Israel’s demographic game in Jerusalem

Israel’s demographic game in Jerusalem

In its scheming ingenuity, Israel’s government will not cease its efforts to hammer nail after nail into the coffin of a final-status deal with the Palestinians based on a two-state solution. One facet of these attempts is manipulating the demographic balance between Jews and Palestinians in Jerusalem.

As the incompetent era of Prime Minister Benjamin Netanyahu, engulfed in corruption allegations, looks increasingly likely to end sooner rather than later, his ultra-right partners in the government coalition are setting the tone. It is mainly a jarring tone led by Naftali Bennett, leader of the HaBayit HaYehudi (The Jewish Home) party and his ilk.

They exploit their power over government institutions and legislation to reduce the possibility of a Palestinian state with its capital in East Jerusalem. By entrenching the occupation and marginalizing the Palestinian population, they suppress Palestinian aspirations for self-determination while depriving them of basic rights.

Jerusalem has a special constitutional status in Israel’s law, which asserts that “Jerusalem, complete and united, is the capital of Israel.” Any change in the city’s legal status requires the support of an absolute majority of 61 members of Israel’s Parliament.

To prevent East Jerusalem from ever becoming the capital of an independent Palestine, a new amendment to the Jerusalem Basic Law, sponsored by Bennett, states that dividing the city requires a two-thirds majority in Parliament. The possibility of this, and thereby the two-state solution, is almost nil.

To add insult to injury, this new amendment, which has already been given preliminary approval by Parliament, will also remove two Palestinian communities, the Shuafat camp and the neighborhood of Kufr Aqab, from the municipality of Jerusalem. Both are already separated from the city by the so-called security wall, and if this bill becomes law, Israel is arbitrarily stopping 140,000 Palestinian Jerusalemites from being residents of the city.

It is estimated that this will increase the Jewish majority in the city to 70 percent, guaranteeing their control of the municipality. In addition, it has raised suspicion and fear among these communities that this is the first step in taking away their Jerusalem ID cards. As minimal as the benefits are from holding these cards, it is still more than their West Bank compatriots enjoy.

In the same vein, Israel is plotting to enable the residents of some Jewish settlements around Jerusalem — such as Ma’ale Adumim, Givat Ze’ev and Gush Etzion — to vote in the city’s local elections without becoming part of the municipality, to ensure that it is in complete control of Jerusalem and only Jews can decide who the mayor is.

Only a delusional government can convince itself that a peace deal can be reached without recognizing parts of Jerusalem as the capital of Palestine. This Israeli government combines deliberate obstructionists to peace with those who are detached from reality.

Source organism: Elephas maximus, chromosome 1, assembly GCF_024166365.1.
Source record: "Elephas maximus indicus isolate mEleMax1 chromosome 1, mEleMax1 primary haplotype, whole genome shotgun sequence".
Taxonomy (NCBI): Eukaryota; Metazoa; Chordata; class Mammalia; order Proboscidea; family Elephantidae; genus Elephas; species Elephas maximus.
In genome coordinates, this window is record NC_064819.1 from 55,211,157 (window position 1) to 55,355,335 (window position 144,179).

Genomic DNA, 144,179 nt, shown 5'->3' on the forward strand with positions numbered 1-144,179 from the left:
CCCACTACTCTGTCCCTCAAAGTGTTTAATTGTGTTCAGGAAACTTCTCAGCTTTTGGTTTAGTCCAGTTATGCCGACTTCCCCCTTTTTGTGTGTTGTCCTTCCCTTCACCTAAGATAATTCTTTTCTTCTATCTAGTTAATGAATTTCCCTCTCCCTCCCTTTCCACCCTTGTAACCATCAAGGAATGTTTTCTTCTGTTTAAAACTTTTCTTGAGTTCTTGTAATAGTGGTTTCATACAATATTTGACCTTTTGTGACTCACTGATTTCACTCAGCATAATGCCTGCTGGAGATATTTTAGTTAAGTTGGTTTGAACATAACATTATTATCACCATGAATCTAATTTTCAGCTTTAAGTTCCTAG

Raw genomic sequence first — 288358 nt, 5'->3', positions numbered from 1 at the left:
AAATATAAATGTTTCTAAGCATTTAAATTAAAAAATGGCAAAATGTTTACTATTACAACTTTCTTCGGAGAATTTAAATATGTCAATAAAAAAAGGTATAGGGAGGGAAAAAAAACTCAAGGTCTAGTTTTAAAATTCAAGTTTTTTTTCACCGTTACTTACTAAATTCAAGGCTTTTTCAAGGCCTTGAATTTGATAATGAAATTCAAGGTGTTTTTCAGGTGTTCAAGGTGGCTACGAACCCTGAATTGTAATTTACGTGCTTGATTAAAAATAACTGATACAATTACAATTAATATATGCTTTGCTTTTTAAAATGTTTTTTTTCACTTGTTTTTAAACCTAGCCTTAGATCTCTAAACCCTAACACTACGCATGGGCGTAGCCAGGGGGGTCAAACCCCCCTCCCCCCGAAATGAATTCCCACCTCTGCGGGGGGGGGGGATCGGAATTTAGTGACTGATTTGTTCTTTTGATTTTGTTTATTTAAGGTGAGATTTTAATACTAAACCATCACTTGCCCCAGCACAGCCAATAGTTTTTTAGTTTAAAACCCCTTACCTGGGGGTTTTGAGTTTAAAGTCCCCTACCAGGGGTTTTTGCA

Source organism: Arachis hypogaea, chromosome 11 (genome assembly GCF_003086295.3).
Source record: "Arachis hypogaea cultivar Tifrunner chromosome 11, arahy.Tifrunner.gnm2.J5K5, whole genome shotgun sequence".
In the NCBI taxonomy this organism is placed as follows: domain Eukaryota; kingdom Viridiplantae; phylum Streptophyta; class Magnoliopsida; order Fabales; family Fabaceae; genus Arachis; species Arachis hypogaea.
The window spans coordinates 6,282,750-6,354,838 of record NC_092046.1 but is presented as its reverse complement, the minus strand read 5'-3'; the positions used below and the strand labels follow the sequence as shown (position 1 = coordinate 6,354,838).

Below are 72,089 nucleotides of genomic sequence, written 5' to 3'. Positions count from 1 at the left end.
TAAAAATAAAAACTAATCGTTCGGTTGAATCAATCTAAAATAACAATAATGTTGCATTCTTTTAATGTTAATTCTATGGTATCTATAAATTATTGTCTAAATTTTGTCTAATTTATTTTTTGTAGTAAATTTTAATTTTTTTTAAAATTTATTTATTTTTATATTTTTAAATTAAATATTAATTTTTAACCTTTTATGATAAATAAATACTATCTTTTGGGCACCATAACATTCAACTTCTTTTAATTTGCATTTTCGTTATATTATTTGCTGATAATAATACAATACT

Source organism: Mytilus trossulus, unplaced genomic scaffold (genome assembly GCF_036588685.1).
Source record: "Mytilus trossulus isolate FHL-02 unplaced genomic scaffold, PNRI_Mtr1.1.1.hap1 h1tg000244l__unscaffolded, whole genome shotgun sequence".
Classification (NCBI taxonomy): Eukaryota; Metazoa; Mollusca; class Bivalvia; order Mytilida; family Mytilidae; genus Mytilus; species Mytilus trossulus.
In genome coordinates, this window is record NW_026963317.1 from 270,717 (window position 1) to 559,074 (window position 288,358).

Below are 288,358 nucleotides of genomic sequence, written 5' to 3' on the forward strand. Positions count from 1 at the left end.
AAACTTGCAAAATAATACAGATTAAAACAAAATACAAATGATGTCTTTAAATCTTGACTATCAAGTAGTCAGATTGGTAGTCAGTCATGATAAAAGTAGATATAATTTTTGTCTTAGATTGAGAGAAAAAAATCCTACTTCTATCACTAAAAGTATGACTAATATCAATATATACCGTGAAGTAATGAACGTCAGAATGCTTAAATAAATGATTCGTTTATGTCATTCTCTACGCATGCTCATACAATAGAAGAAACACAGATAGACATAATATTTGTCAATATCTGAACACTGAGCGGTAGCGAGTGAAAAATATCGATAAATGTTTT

Yossi Mekelberg

Over five decades of occupation, Palestinians have been severely restricted spatially as they are gradually surrounded by Jewish settlements and even encroached upon by new Jewish neighborhoods. In the last few weeks, the Palestinian Shamasne family, who reside in the Sheikh Jarrah neighborhood, received an eviction order for the benefit of settlers.

In Jerusalem, Israel wants to have its cake and eat it, again and again. Pretending that the city is united under Israeli law, it is not applied equally to its Palestinian inhabitants, who are treated as second-class (sort of) citizens. One of the first acts by Israel after the occupation of 1967 was to declare both sides of the city the “united and eternal capital of Israel,” applying Israeli law to a much more extended area of East Jerusalem than under previous Jordanian rule. This annexation, which is not recognized by the international community, also entailed residents of the newly defined East Jerusalem being forced to be part of Israel.

But Israel never intended to bestow full citizenship rights on them, only the status of permanent residents. East Jerusalemites are only allowed to vote in local elections, not national ones, and are prevented from holding Israeli passports. Worse, their residency can be revoked if they reside outside the city for a certain length of time.

When it comes to building permission, they can only watch with sorrow the expanding Jewish neighborhoods in close proximity and the enormous investment in their infrastructure, while their needs are deliberately and hardheartedly ignored. This manipulative social and legal engineering by Israel’s government in Jerusalem is telling about its lack of sincerity in reaching a just solution to its conflict with the Palestinians.

Only a delusional government can convince itself that a peace deal can be reached without recognizing parts of Jerusalem as the capital of Palestine. This Israeli government combines deliberate obstructionists to peace with those who are detached from reality. Both are almost equally dangerous.

Yossi Mekelberg is professor of international relations at Regent’s University London, where he is head of the International Relations and Social Sciences Program. He is also an associate fellow of the MENA Program at Chatham House. He is a regular contributor to the international written and electronic media.

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